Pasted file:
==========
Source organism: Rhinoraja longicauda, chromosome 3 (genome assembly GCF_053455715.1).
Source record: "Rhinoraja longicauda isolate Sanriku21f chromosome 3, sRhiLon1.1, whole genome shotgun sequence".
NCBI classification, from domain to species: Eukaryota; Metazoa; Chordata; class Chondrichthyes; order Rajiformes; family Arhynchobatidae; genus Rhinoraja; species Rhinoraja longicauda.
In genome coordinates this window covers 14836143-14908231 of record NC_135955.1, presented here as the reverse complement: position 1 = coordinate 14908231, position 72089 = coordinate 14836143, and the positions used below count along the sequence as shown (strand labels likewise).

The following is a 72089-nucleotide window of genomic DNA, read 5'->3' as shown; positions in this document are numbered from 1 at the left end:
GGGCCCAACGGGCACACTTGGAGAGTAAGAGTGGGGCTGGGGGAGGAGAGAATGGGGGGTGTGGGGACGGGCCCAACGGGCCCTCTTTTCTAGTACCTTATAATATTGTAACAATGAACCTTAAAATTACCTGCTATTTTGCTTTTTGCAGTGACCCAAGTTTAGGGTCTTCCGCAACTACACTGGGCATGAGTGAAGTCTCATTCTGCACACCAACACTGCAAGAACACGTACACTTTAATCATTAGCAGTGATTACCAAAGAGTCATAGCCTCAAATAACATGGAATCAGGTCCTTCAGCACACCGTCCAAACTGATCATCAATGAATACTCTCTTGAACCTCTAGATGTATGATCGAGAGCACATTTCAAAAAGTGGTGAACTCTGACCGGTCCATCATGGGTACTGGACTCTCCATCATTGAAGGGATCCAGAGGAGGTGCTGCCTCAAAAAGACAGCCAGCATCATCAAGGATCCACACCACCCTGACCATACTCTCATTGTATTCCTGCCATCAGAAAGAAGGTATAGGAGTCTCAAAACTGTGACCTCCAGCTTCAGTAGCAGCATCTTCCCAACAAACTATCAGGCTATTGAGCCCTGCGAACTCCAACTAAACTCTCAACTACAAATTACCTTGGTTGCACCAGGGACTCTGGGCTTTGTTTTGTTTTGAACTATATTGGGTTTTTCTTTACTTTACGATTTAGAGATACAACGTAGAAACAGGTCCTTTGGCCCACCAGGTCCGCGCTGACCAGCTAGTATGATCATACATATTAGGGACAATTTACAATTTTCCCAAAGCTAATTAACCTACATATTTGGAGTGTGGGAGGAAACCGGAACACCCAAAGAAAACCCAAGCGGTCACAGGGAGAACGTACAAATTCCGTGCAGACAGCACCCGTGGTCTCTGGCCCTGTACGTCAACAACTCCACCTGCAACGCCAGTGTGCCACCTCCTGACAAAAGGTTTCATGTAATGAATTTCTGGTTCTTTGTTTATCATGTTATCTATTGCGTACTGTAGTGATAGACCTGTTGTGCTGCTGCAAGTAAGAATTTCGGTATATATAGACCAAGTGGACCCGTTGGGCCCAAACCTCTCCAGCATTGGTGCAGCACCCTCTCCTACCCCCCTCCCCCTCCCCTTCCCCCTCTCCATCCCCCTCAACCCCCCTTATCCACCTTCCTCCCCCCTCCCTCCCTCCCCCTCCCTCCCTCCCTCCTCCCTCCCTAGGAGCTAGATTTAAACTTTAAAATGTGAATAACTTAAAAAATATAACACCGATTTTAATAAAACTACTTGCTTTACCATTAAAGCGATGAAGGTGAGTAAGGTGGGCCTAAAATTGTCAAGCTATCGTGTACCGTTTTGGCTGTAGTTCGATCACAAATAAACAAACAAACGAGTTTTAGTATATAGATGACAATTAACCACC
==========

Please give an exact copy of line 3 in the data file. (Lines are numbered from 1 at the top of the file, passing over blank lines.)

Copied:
NCBI classification, from domain to species: Eukaryota; Metazoa; Chordata; class Chondrichthyes; order Rajiformes; family Arhynchobatidae; genus Rhinoraja; species Rhinoraja longicauda.